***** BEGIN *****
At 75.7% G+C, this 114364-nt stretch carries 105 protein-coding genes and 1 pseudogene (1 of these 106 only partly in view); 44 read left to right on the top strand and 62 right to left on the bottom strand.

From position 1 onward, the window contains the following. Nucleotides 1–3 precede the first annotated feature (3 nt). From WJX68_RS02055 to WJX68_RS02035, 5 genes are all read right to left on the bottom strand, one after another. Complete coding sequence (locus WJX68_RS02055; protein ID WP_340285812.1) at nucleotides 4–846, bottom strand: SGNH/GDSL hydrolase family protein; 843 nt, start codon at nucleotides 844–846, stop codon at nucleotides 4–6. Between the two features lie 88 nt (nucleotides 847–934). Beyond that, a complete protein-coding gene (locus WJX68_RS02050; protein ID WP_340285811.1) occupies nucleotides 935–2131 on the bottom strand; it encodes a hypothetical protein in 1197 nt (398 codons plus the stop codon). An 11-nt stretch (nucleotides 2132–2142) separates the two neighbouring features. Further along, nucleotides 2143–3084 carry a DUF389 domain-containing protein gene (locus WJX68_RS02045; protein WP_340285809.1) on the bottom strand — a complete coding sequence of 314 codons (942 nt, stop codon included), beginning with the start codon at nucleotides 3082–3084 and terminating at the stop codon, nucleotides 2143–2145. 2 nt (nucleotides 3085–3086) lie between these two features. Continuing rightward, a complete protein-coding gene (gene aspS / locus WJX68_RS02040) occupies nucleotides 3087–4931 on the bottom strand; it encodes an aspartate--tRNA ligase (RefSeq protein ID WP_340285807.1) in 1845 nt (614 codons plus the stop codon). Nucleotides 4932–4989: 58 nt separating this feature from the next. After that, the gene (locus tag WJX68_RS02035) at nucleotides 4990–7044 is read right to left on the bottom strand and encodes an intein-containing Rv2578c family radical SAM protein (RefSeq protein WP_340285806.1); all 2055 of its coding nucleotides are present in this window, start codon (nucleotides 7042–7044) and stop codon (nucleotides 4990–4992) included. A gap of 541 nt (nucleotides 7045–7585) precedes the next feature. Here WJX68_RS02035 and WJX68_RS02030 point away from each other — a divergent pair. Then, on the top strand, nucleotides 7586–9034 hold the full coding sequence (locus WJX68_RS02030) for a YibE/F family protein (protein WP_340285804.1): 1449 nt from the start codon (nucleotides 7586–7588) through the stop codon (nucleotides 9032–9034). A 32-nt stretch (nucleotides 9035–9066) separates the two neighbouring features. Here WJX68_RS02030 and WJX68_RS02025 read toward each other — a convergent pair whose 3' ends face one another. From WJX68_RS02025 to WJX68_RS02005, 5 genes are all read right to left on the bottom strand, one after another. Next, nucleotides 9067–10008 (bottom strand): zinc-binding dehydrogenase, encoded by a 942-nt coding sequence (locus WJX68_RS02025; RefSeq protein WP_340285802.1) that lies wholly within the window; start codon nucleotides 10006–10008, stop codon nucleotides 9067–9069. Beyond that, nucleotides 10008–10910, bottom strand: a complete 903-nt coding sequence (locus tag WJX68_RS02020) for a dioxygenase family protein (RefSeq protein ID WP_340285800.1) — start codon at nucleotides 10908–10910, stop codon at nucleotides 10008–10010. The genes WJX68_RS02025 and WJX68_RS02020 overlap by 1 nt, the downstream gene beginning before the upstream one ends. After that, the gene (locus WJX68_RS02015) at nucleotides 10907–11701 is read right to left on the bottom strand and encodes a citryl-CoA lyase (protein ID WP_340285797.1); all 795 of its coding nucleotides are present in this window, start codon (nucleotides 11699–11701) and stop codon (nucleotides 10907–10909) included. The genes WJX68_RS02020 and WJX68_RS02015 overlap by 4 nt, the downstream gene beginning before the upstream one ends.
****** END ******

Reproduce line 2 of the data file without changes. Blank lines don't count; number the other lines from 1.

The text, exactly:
From position 1 onward, the window contains the following. Nucleotides 1–3 precede the first annotated feature (3 nt). From WJX68_RS02055 to WJX68_RS02035, 5 genes are all read right to left on the bottom strand, one after another. Complete coding sequence (locus WJX68_RS02055; protein ID WP_340285812.1) at nucleotides 4–846, bottom strand: SGNH/GDSL hydrolase family protein; 843 nt, start codon at nucleotides 844–846, stop codon at nucleotides 4–6. Between the two features lie 88 nt (nucleotides 847–934). Beyond that, a complete protein-coding gene (locus WJX68_RS02050; protein ID WP_340285811.1) occupies nucleotides 935–2131 on the bottom strand; it encodes a hypothetical protein in 1197 nt (398 codons plus the stop codon). An 11-nt stretch (nucleotides 2132–2142) separates the two neighbouring features. Further along, nucleotides 2143–3084 carry a DUF389 domain-containing protein gene (locus WJX68_RS02045; protein WP_340285809.1) on the bottom strand — a complete coding sequence of 314 codons (942 nt, stop codon included), beginning with the start codon at nucleotides 3082–3084 and terminating at the stop codon, nucleotides 2143–2145. 2 nt (nucleotides 3085–3086) lie between these two features. Continuing rightward, a complete protein-coding gene (gene aspS / locus WJX68_RS02040) occupies nucleotides 3087–4931 on the bottom strand; it encodes an aspartate--tRNA ligase (RefSeq protein ID WP_340285807.1) in 1845 nt (614 codons plus the stop codon). Nucleotides 4932–4989: 58 nt separating this feature from the next. After that, the gene (locus tag WJX68_RS02035) at nucleotides 4990–7044 is read right to left on the bottom strand and encodes an intein-containing Rv2578c family radical SAM protein (RefSeq protein WP_340285806.1); all 2055 of its coding nucleotides are present in this window, start codon (nucleotides 7042–7044) and stop codon (nucleotides 4990–4992) included. A gap of 541 nt (nucleotides 7045–7585) precedes the next feature. Here WJX68_RS02035 and WJX68_RS02030 point away from each other — a divergent pair. Then, on the top strand, nucleotides 7586–9034 hold the full coding sequence (locus WJX68_RS02030) for a YibE/F family protein (protein WP_340285804.1): 1449 nt from the start codon (nucleotides 7586–7588) through the stop codon (nucleotides 9032–9034). A 32-nt stretch (nucleotides 9035–9066) separates the two neighbouring features. Here WJX68_RS02030 and WJX68_RS02025 read toward each other — a convergent pair whose 3' ends face one another. From WJX68_RS02025 to WJX68_RS02005, 5 genes are all read right to left on the bottom strand, one after another. Next, nucleotides 9067–10008 (bottom strand): zinc-binding dehydrogenase, encoded by a 942-nt coding sequence (locus WJX68_RS02025; RefSeq protein WP_340285802.1) that lies wholly within the window; start codon nucleotides 10006–10008, stop codon nucleotides 9067–9069. Beyond that, nucleotides 10008–10910, bottom strand: a complete 903-nt coding sequence (locus tag WJX68_RS02020) for a dioxygenase family protein (RefSeq protein ID WP_340285800.1) — start codon at nucleotides 10908–10910, stop codon at nucleotides 10008–10010. The genes WJX68_RS02025 and WJX68_RS02020 overlap by 1 nt, the downstream gene beginning before the upstream one ends. After that, the gene (locus WJX68_RS02015) at nucleotides 10907–11701 is read right to left on the bottom strand and encodes a citryl-CoA lyase (protein ID WP_340285797.1); all 795 of its coding nucleotides are present in this window, start codon (nucleotides 11699–11701) and stop codon (nucleotides 10907–10909) included. The genes WJX68_RS02020 and WJX68_RS02015 overlap by 4 nt, the downstream gene beginning before the upstream one ends.